jimvanpelt (jimvanpelt) wrote,
jimvanpelt
jimvanpelt

Teachers: the First of Four Summative Essays on Teaching

I’ve worked with a handful of terrible teachers over the years.  Probably the worst was a teacher who when he neared retirement gave up on teaching altogether.  This was the time when we ordered films we were going to show for the week from the district media office. They’d come in their big silver cans in canvas bags on Monday.  This teacher would go to the delivery room and sort through which films other teachers were using that week that he could show.

Once, he showed FERRIS BUELLER'S DAY OFF for three weeks straight in all of his classes.  He was so bad that in his last year, the administration assigned him only study halls.  He had a master’s degree and over thirty years in the classroom, so he was one of the highest paid teachers in the building, and he was just supervising study halls.

By that last year, he’d piled up so many unused substitute days that he called in sick on the first teaching day in January, and then called in sick for the rest of the year.

There’s a really long story about how a good system to protect teachers from administrative whims ended up protecting this awful teacher long enough that he could end his teaching career that way.

He wasn’t the only bad teacher I worked with, but I bring him up because he was so rare.  I’ve seen so many hard-working, caring teachers over my time that I remember the bad ones vividly.  They stand out.

Overall, my experience with teachers highlighted my career, and I so, so underutilized the opportunity I had to learn from the teachers around me.

A Facebook friend, a former administrator, said that he was interesting in hearing my list of things that can improve education without having to move a mountain.  He called them “easy wins.”

An easy win for me would have been to spend even more time in other teachers’ classrooms.  I know amazing stuff must be going on there, but I was so wrapped up in my own room that I hardly ever observed other teachers teaching.  In the same way, I didn’t invite other teachers in to watch me.  What I wished I had more of was the kind of thing I get from a writers’ workshop.  In a writers’ workshop, a group of peers gets together to review each other’s work. The idea is that we’re too close to our own writing to see what is going on.  We need an outside set of ideas to see where we’re not clear, where we misstep, where we flat out miss the boat.  In my teaching utopia, teachers would act like a workshop.  There would be a lot of observing and a lot of commenting.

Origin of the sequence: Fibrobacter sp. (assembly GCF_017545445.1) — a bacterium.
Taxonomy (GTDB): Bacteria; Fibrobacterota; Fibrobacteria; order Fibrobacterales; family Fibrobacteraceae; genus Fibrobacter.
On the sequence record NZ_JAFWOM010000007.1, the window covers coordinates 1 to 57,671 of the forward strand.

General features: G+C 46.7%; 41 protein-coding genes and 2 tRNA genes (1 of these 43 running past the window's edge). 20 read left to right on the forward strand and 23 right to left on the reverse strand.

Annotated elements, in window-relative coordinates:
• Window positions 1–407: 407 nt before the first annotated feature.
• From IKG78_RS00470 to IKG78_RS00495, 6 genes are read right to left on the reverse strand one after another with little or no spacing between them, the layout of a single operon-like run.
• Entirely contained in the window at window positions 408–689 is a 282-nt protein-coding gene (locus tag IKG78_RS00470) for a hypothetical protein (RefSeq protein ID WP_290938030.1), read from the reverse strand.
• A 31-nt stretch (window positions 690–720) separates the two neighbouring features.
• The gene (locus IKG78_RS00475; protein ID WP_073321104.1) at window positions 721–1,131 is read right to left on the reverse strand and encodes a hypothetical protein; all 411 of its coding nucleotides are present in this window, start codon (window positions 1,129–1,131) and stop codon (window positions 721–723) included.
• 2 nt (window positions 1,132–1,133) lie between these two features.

Some people criticize writing workshops because they say they can be stifling.  A writer might become too aware of the workshop’s tendencies and start bending the writing to avoid criticism and attract praise, and thereby squelch the writer’s voice.  I think that’s a legitimate concern, but that’s also a bad workshop.

In a good workshop, the writers are all fans of each other’s work. They want the writers’ stories to succeed on their own terms.  They get what the writer is trying to do, and they offer their observations with that goal in mind.  That’s a cool workshop. I think that would be a cool teaching atmosphere too.  I’ve always liked to coach and to be coached.  I wish I’d done more of it with other teachers.

Luckily, I did learn from extraordinary teachers, and what I learned is there are numerous ways to do this job well.  Some of the first teachers I worked with blew me away with their competence: Patty Halloway, who could run small groups and make them shine; Linda Cates, the professional’s professional, who not only dressed more businesslike than anyone I knew, but whose lessons were monuments of planning and clarity; Sandra Haulman, whose intelligence, intensity and passion lit classrooms on fire, and a host of others.  My list of great, influential teachers is long.

I’m working with some of my favorite teachers now.  Thank you, FMHS English Department for being the eccentric, dedicated group you are.

There’s also a small group of teachers I admired because they knew when to quit.  Occasionally, what some teachers want to do, what they know to do is right, runs afoul of circumstances.  I know several teachers who could not work in the current environment.  The constraints of changing curriculum, an emphasis on testing, the vagaries of administration were too much for them.  They walked away from teaching because they didn’t feel like they could do the job they expected of themselves.

I didn’t always agree with them, but I think that anyone who cares enough about doing the job right that they quit is the kind of teacher you want to hang onto.

There’s a great scene in a Nick Nolte film called TEACHERS. An inmate of an insane asylum escapes, and through a series of unlikely events, becomes a long-term sub in a social studies class.  The thing is, in his insanity, he’s brilliant.  He comes to class dressed as historical figures. He makes the kids reenact historical moments.  His approach wakes kids up, gets them involved, leaves them talking about what they learned.  He was awesome!

Of course, it couldn’t last.  The asylum catches up to him.  He’s teaching his class about the Battle of the Little Bighorn dressed as George Armstrong Custer.  The doctors rush in and grab him.  Stunned, the class watches him being lead out.  Custer straightens in their grip.  He says something like, “Unhand me.  Don’t you know who I am?”

We all wait.  He’s wearing buckskin, a 7th Calvary jacket, a blond wig.  He says, “I’m a teacher.”

God, I love that moment.

Tags: teaching, teaching life
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